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When I run code analysis (VS2013) with the 'Microsoft Managed Recommend Rules' rule set, the only warnings I get for my class library are of type CA1033: 'Interface methods should be callable by child types'. But I don't understand the rule in this situation:

/// An object that has a chemical formula
public interface IChemicalFormula
    /// The chemical formula of the object
    ChemicalFormula ChemicalFormula {get;}       

public class ChemicalFormula: IChemicalFormula
    ChemicalFormula IChemicalFormula.ChemicalFormula
        get { return this; }

The docs recommends making a protected method with the same name so that deriving types can access it, but you cannot name a method the same as the enclosing type. They also recommend making the class sealed, but I don't want it to be sealed in this case. Is this a time just to ignore this rule, or is there an appropriate way to handle it?


To add clarification why the class/interface is designed this way, I have another class, Peptide that contains a IChemicalFormula[] array to store modifications. Not every modification necessarily derives directly from ChemicalFormula, but they need to implement the IChemicalFormula interface. Therefore, if I modify an instance of a peptide withsome molecule (H2O for example), then ChemicalFormula class needs to also implement IChemicalFormula.

share|improve this question
So IChemicalFormula represents a type that has a ChemicalFormula? And a ChemicalFormula has a ChemicalFormula? Sounds like you could choose better names and solve your problem. – D Stanley Jun 23 '14 at 20:31
Firstly, it seems a little weird to have your a property on your interface which returns a type of a class which implements that interface... – GEEF Jun 23 '14 at 20:31
@VP I have a lot of extension methods for IChemicalFormula, so that is why the ChemicalFormula class uses the interface – Moop Jun 23 '14 at 20:35
I'm a still confused by what you mean. Extension methods are great, but my point is that if you have an interface A, and a concrete class B which implements A, that interface A should know nothing about the class type B which may or may not implement it. – GEEF Jun 23 '14 at 20:37
Having a property which just returns this is 100% useless in my opinion. If you already have access to the instance, whether it by by the class name ChemicalFormula or the interface IChemicalFormula, you should not ever try to grab the instance you already have by calling a property which is just returning this. – GEEF Jun 23 '14 at 20:40
up vote 1 down vote accepted

This is the description of the rule:

Consider a base type that explicitly implements a public interface method. A type that derives from the base type can access the inherited interface method only through a reference to the current instance (this in C#) that is cast to the interface. If the derived type re-implements (explicitly) the inherited interface method, the base implementation can no longer be accessed. The call through the current instance reference will invoke the derived implementation; this causes recursion and an eventual stack overflow.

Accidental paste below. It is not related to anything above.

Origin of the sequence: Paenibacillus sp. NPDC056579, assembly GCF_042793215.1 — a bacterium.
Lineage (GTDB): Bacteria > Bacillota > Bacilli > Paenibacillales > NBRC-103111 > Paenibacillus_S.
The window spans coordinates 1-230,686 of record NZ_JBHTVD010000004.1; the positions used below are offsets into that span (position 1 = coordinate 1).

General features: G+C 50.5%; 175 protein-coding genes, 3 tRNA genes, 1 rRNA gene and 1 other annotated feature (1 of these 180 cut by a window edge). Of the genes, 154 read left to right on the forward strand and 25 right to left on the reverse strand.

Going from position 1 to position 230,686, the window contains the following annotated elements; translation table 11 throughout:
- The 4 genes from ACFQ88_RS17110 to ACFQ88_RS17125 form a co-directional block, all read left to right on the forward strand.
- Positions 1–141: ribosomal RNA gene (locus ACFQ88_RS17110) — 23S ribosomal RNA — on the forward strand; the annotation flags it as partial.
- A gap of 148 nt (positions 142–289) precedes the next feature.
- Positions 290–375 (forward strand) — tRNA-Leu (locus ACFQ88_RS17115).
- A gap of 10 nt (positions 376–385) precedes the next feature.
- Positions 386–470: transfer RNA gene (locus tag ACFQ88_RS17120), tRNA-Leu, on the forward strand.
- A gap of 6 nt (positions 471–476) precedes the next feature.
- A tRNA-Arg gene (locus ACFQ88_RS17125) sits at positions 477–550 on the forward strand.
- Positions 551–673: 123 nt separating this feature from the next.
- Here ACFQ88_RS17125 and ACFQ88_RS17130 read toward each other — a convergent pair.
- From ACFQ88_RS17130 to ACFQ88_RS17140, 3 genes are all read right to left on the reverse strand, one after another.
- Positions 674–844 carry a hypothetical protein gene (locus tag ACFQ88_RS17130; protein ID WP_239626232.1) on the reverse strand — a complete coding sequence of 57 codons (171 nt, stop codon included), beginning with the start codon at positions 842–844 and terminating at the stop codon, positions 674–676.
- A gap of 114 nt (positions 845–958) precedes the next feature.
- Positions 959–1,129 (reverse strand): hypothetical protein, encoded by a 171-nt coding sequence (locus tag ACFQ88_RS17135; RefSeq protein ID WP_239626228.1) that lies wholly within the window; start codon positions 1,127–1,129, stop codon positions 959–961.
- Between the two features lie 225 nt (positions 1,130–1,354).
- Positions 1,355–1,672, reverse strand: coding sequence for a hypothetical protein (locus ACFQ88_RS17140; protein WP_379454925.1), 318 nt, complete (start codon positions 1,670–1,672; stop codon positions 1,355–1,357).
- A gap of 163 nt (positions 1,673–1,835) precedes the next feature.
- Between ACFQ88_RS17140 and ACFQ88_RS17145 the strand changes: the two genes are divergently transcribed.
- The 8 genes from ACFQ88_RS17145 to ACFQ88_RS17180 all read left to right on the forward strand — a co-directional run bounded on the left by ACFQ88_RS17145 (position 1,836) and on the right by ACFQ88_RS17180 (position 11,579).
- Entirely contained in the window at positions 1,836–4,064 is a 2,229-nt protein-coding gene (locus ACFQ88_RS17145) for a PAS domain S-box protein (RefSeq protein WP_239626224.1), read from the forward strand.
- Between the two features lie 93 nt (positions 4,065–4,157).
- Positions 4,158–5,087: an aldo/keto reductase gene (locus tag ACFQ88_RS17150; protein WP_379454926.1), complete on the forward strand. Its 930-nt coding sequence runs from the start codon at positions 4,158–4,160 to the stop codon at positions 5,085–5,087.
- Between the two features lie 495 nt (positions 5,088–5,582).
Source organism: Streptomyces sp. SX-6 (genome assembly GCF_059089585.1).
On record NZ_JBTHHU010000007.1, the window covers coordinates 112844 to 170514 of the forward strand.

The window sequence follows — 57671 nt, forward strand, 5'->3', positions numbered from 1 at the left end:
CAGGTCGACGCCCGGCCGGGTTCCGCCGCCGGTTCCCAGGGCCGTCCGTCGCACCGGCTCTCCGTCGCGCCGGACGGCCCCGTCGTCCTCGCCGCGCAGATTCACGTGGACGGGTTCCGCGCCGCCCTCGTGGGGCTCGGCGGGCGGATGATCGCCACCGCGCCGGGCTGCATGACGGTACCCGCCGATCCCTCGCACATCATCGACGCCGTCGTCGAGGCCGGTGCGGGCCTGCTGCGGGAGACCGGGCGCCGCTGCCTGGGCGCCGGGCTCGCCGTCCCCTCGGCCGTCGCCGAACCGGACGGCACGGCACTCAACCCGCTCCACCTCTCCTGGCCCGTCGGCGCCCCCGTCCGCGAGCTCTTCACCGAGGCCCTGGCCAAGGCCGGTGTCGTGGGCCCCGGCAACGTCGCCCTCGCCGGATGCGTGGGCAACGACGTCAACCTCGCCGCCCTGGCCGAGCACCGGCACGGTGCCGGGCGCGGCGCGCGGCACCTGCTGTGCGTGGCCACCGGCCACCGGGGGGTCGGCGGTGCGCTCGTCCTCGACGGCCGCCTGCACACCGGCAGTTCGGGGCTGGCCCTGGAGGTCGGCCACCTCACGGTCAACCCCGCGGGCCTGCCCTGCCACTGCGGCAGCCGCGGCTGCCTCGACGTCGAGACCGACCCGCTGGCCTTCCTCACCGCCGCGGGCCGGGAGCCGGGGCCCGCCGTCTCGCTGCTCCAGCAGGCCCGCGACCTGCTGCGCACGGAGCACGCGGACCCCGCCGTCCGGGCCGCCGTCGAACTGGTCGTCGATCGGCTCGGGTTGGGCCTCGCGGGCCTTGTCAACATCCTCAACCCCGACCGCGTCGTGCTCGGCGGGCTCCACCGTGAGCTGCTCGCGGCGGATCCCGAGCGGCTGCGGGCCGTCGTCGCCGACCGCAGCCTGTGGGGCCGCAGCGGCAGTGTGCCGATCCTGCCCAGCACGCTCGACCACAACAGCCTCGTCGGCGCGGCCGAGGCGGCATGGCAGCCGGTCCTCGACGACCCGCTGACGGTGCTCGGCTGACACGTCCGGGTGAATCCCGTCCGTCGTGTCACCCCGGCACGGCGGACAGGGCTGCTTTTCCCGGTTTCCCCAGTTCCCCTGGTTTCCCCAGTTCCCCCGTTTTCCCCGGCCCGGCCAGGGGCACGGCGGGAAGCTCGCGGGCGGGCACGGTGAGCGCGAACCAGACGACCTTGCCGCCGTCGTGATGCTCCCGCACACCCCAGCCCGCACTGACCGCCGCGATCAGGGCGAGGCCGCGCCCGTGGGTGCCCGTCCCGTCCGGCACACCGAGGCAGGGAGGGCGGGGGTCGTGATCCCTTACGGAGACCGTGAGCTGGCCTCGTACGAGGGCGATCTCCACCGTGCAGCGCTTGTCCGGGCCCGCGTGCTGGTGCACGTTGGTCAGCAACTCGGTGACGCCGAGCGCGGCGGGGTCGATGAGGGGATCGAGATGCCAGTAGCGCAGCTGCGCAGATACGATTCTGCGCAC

I think you should consider evaluating the usage of this property. A good example where TDD could be used to figure out the interface. There are some possible usages (and some invalid ones) below. I am not yet sure what you intend to achieve by looking at those.

In your example, let's say another class, NewChemicalForumla is derived from ChemicalForumula, and references ChemicalFormula, what does that mean?

public class NewChemicalFormula: ChemicalFormula
    public void Method()
        Console.WriteLine("{0}", ChemicalFormula.GetType());       // Compile error
        Console.WriteLine("{0}", this.ChemicalFormula.GetType());  // Effectively same as above, compile error
        Console.WriteLine("{0}", ((IChemicalFormula)this).ChemicalFormula.GetType()); // Works, is that what you intend?

Now from outside the class, there are two possibilities:

  1. When you have a handle to a derived class:

    new NewChemicalFormula().ChemicalFormula.GetType() // Error


    // This works, is that what you intend to achieve?
    ((IChemicalFormula)new NewChemicalFormula()).ChemicalFormula.GetType()  
  2. When you have a handle to the IChemicalFormula already. In this case, ChemicalFormula seems redundant:

    IChemicalFormula formula = new NewChemicalFormula();
    Console.WriteLine("{0}", formula.GetType());                 // Works, returns NewChemicalFormula
    Console.WriteLine("{0}", formula.ChemicalFormula.GetType()); // Works, returns NewChemicalFormula
    Console.WriteLine("{0}", formula.ChemicalFormula.Method());  // Compile error

formula.ChemicalFormula.Method() leads to an error because you must cast it to NewChemicalFormula before you can use Method(). Just because the property returns this doesn't help solve this problem.

So the FXCop warning is worth considering, and evaluating the design.

share|improve this answer
Thanks for the detailed response. I think what I am going to do is just make ChemicalFormula sealed after all, it will avoid these issues you bring up. – Moop Jun 24 '14 at 14:15
@Moop You don't necessarily have to make it sealed. It is best to write code how you think this property will be used and see if it solves the issue you are trying to solve, and if there are any alternatives. I do not yet know what purpose this property will serve since it just returns the instance itself, i.e. abc.ChemicalFormula == abc, isn't it? If it is, then why need .ChemicalFormula? – Omer Iqbal Jun 24 '14 at 15:07

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